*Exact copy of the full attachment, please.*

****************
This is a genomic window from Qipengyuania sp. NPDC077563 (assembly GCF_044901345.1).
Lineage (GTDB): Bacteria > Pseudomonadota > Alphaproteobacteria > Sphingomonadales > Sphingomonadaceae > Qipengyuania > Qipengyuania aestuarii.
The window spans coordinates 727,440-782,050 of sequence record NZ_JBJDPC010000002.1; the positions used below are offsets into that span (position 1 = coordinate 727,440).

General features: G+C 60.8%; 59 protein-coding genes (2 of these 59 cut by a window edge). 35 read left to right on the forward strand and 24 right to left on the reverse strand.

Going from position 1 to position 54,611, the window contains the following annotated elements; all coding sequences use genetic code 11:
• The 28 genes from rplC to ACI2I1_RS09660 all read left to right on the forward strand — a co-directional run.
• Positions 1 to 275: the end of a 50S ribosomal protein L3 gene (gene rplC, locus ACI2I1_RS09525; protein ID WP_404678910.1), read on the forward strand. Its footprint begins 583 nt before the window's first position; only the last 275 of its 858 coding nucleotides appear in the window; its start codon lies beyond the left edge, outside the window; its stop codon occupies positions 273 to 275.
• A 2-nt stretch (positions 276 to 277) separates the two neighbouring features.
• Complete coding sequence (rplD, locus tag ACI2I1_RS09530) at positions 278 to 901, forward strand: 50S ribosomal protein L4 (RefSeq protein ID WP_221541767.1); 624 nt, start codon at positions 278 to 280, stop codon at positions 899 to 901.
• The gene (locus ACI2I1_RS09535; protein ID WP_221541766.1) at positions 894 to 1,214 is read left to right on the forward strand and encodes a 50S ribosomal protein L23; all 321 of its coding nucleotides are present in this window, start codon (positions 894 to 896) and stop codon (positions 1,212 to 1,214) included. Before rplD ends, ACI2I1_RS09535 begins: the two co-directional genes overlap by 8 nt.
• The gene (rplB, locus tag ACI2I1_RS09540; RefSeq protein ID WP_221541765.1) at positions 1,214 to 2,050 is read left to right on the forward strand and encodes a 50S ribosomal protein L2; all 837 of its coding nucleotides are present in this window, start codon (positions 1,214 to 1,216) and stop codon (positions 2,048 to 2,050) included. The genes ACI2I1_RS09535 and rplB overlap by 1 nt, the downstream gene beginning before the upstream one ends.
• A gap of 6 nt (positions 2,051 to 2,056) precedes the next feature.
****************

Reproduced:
This is a genomic window from Qipengyuania sp. NPDC077563 (assembly GCF_044901345.1).
Lineage (GTDB): Bacteria > Pseudomonadota > Alphaproteobacteria > Sphingomonadales > Sphingomonadaceae > Qipengyuania > Qipengyuania aestuarii.
The window spans coordinates 727,440-782,050 of sequence record NZ_JBJDPC010000002.1; the positions used below are offsets into that span (position 1 = coordinate 727,440).

General features: G+C 60.8%; 59 protein-coding genes (2 of these 59 cut by a window edge). 35 read left to right on the forward strand and 24 right to left on the reverse strand.

Going from position 1 to position 54,611, the window contains the following annotated elements; all coding sequences use genetic code 11:
• The 28 genes from rplC to ACI2I1_RS09660 all read left to right on the forward strand — a co-directional run.
• Positions 1 to 275: the end of a 50S ribosomal protein L3 gene (gene rplC, locus ACI2I1_RS09525; protein ID WP_404678910.1), read on the forward strand. Its footprint begins 583 nt before the window's first position; only the last 275 of its 858 coding nucleotides appear in the window; its start codon lies beyond the left edge, outside the window; its stop codon occupies positions 273 to 275.
• A 2-nt stretch (positions 276 to 277) separates the two neighbouring features.
• Complete coding sequence (rplD, locus tag ACI2I1_RS09530) at positions 278 to 901, forward strand: 50S ribosomal protein L4 (RefSeq protein ID WP_221541767.1); 624 nt, start codon at positions 278 to 280, stop codon at positions 899 to 901.
• The gene (locus ACI2I1_RS09535; protein ID WP_221541766.1) at positions 894 to 1,214 is read left to right on the forward strand and encodes a 50S ribosomal protein L23; all 321 of its coding nucleotides are present in this window, start codon (positions 894 to 896) and stop codon (positions 1,212 to 1,214) included. Before rplD ends, ACI2I1_RS09535 begins: the two co-directional genes overlap by 8 nt.
• The gene (rplB, locus tag ACI2I1_RS09540; RefSeq protein ID WP_221541765.1) at positions 1,214 to 2,050 is read left to right on the forward strand and encodes a 50S ribosomal protein L2; all 837 of its coding nucleotides are present in this window, start codon (positions 1,214 to 1,216) and stop codon (positions 2,048 to 2,050) included. The genes ACI2I1_RS09535 and rplB overlap by 1 nt, the downstream gene beginning before the upstream one ends.
• A gap of 6 nt (positions 2,051 to 2,056) precedes the next feature.